James Owens has revealed how he overcame the effects of long Covid-19 to take charge of this weekend’s All-Ireland Club Senior Hurling Championship decider.
The long-standing inter-county referee contracted Covid last August, and after an initial recovery, he suffered the physical effects of the more long-term version of the illness.
Fatigue and shortness of breath were the main symptoms he endured before remedying the matter through utilising the Hyperbaric Wexford facility provided by leading Wexford physical therapist Donal ‘Gammy’ O’Connor at his practice outside Enniscorthy.
“Only for Donal’s oxygen chamber, I simply wouldn’t have got the Club final,” the 45-year-old Askamore-Kilrush man insists.
The oxygen chamber pumps pure oxygen throughout the client’s body in one-hour sessions to aid recovery from injury and various conditions.
Owens undertook five treatments before passing the national GAA referees’ fitness test with flying colours on January 29th last.
“When long Covid struck, I simply wasn’t able to run. My lungs weren’t able to generate the required air capacity.
“When I first got Covid-19 last August, I only suffered from flu-like symptoms for a day or two.
“But around October or November, long Covid hit me, and I felt really tired and just absolutely fatigued.
“I was trying to keep fit. But where normally I would recover quickly after any activity, suddenly it was taking two days to feel okay.
“I just had to sleep off the tiredness. Three or four days later I would get a fresh bout of energy. But the fatigue would always return and it was extremely draining.”
Owens has been a client of Donal O’Connor for over twenty years and was advised to explore the ground-breaking hyperbaric oxygen chamber in his efforts to regain full fitness.
“I got out of the chamber after the first session and my lungs were on fire (owing to the infusion of pure oxygen), so I knew something positive was happening,” Owens explains.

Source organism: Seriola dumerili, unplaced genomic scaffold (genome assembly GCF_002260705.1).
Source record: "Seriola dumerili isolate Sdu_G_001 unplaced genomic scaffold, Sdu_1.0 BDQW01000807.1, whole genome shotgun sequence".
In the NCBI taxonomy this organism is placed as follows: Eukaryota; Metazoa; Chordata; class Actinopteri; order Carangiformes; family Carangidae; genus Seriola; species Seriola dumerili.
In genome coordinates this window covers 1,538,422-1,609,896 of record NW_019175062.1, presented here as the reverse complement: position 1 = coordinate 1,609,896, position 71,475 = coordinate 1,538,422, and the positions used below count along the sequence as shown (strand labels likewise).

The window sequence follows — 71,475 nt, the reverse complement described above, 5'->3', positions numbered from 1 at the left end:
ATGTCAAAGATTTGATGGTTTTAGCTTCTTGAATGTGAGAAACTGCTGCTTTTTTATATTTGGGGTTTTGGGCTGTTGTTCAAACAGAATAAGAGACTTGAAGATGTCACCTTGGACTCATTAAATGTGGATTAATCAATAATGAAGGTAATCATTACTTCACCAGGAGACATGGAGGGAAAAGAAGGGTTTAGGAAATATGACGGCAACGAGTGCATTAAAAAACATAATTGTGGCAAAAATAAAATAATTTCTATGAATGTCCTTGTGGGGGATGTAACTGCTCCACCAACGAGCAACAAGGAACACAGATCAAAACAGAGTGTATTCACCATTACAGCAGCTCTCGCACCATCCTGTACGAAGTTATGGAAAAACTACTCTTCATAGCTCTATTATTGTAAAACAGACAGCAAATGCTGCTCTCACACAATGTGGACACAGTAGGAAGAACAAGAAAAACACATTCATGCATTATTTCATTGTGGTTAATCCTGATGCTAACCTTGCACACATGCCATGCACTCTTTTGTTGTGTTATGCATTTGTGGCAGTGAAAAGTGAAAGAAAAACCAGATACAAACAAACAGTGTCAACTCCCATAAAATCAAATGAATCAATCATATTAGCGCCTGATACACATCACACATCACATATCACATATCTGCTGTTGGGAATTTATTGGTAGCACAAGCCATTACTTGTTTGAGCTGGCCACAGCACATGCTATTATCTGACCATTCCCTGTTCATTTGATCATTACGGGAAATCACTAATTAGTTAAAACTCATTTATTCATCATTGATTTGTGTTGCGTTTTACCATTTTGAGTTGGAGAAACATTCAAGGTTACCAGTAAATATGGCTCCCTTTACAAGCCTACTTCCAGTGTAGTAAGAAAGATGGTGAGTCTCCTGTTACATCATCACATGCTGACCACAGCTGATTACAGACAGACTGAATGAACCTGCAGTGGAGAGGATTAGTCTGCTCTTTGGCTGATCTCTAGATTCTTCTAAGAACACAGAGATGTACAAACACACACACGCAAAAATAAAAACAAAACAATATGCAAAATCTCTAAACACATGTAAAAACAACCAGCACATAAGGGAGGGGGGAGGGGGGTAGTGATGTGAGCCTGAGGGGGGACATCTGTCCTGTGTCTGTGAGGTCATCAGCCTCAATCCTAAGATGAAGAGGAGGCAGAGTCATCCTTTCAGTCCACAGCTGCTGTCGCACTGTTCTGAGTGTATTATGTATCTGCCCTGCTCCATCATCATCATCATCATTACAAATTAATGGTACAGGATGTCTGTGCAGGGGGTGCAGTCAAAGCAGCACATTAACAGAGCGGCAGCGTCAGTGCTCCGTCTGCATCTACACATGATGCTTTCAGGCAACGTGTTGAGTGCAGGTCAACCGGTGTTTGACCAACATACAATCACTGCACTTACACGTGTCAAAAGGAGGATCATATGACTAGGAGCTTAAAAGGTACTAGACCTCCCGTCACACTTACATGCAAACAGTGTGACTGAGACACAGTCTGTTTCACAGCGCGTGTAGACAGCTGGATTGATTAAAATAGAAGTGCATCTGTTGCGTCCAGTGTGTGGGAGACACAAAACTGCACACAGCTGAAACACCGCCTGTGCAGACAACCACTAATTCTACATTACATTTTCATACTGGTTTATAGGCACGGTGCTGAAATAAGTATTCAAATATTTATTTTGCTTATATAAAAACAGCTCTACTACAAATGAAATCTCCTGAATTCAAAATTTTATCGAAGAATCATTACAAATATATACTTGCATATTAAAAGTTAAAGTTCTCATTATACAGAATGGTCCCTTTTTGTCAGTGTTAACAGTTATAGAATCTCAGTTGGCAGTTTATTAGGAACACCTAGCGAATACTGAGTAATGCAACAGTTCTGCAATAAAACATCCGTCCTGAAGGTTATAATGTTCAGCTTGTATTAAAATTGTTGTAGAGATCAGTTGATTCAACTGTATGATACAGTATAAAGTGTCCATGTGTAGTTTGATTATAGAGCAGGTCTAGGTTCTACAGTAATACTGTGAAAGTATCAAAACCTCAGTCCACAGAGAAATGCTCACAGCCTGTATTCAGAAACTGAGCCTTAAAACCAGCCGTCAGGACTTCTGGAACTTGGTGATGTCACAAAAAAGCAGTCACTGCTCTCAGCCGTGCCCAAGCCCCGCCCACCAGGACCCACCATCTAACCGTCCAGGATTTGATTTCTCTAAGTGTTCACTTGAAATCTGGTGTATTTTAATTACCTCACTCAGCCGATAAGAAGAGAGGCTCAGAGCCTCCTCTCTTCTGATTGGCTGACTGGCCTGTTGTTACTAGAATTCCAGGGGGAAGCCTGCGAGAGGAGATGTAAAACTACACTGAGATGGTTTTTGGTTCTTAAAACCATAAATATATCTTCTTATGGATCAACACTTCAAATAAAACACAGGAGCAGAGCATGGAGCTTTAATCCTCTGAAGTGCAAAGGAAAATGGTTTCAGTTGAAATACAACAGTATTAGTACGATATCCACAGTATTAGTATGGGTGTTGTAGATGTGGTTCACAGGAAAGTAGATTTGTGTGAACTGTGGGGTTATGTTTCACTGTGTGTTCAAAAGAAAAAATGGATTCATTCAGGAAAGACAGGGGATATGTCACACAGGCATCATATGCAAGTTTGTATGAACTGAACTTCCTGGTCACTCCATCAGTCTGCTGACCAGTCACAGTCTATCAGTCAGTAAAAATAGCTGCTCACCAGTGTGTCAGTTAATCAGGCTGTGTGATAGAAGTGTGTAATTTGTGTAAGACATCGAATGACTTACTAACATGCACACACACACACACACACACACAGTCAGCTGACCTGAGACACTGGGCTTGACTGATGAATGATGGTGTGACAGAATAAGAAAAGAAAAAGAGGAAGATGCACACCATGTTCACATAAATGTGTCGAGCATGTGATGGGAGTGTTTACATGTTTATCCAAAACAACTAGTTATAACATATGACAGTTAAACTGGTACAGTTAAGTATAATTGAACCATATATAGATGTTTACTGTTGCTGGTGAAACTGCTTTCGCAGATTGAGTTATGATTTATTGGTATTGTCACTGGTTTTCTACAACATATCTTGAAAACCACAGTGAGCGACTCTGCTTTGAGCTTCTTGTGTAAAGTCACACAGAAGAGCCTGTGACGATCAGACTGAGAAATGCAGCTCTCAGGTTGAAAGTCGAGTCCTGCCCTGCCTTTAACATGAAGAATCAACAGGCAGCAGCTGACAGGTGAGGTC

“The idea of the hyperbaric chamber is that it pushes pure oxygen into parts of the body that oxygen doesn’t reach otherwise, and the heat coming from my lungs proved that the process was actually happening.
“I was aiming to do ten sessions, but Donal said to do five and to determine where to proceed from there. And after the first five treatments, I was coming back to my normal rate of fitness.”
The highly regarded official went on to excel in the fitness test – achieving a mark of 17.2 in the beep test where the required pass rate was 16.8.
As a consequence, Owens has been handed control of Saturday’s eagerly anticipated All-Ireland Club decider between three in-a-row chasing Ballyhale Shamrocks (Kilkenny) and Waterford challengers Ballygunner.
It is his second time to handle this fixture having previously taken care of the 2015 edition before being elevated to oversee that year’s All-Ireland Senior hurling championship final and subsequently those of 2018 and 2019.
“There is no chance I would be doing a game of any description right now if it wasn’t for the facilities available at Donal’s clinic,” emphasises Owens, who had previous experience of the hyperbaric chamber when dealing with stress.
That can be attributed to running his own business, Blackstairs Cleaning Solutions, and the man himself points out: “I had two sessions in the oxygen chamber in 2020 when I was suffering from work-related stress and it definitely helped on that occasion too.”
Owens will again be assisted on Saturday by his top umpiring team comprising his younger brother David as well as Jimmy Dunbar, Joe Kelly and Ian Plunkett.